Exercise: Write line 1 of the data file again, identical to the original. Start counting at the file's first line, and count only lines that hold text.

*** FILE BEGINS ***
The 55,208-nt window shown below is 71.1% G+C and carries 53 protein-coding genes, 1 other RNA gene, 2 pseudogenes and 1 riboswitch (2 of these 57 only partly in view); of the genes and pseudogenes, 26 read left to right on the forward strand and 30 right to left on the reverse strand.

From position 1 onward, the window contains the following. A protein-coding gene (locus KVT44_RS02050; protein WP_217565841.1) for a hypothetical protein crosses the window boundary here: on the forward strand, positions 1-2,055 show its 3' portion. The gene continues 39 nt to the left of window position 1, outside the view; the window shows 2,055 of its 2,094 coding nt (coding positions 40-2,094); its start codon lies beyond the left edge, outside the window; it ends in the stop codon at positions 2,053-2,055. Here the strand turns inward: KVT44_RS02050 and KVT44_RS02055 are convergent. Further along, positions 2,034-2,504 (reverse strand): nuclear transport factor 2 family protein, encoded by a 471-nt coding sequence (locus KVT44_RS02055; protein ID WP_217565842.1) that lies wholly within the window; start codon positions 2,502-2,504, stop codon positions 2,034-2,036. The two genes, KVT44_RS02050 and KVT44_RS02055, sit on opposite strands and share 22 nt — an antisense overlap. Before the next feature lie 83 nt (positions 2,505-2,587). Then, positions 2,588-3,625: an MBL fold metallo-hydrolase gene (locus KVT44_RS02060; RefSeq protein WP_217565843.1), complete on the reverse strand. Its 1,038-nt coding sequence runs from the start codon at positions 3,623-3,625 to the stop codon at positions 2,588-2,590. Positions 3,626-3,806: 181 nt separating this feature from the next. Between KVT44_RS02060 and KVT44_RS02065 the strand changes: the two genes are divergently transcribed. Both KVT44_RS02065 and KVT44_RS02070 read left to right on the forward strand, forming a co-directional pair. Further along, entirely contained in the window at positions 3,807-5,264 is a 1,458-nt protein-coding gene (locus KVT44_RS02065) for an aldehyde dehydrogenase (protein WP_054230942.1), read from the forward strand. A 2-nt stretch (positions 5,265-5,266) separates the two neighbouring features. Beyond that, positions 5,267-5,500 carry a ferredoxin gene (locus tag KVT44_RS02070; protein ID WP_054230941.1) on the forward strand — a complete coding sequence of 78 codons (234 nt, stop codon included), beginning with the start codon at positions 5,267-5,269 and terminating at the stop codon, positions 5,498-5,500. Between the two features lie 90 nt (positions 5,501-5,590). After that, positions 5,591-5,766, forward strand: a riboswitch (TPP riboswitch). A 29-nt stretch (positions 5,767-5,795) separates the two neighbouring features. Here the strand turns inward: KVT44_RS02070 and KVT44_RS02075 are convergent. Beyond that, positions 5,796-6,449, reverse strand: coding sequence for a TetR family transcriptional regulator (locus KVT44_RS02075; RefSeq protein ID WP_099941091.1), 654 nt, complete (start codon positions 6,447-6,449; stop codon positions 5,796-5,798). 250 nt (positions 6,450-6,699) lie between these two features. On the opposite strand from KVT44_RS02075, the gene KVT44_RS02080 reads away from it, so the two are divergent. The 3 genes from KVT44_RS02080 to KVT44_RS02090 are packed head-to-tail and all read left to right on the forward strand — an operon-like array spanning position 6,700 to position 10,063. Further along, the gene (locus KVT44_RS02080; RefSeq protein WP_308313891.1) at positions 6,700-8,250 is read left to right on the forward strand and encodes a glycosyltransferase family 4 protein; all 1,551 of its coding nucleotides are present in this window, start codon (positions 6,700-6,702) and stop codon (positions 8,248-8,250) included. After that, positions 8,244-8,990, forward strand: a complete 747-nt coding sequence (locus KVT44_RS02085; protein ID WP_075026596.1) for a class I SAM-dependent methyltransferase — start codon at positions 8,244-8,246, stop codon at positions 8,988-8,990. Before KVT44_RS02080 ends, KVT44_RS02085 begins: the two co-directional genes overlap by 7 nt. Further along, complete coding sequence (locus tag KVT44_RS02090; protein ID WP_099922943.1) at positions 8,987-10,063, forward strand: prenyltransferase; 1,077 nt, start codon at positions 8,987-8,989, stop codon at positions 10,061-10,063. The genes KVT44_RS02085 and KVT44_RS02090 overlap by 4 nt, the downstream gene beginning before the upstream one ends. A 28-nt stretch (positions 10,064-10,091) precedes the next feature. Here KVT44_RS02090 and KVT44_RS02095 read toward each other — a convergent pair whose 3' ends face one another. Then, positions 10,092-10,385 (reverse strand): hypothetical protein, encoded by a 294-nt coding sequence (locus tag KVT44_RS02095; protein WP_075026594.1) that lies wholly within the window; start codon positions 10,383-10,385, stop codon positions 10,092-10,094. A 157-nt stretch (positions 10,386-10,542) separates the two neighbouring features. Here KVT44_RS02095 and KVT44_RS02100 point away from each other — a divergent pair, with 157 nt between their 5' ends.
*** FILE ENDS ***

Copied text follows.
The 55,208-nt window shown below is 71.1% G+C and carries 53 protein-coding genes, 1 other RNA gene, 2 pseudogenes and 1 riboswitch (2 of these 57 only partly in view); of the genes and pseudogenes, 26 read left to right on the forward strand and 30 right to left on the reverse strand.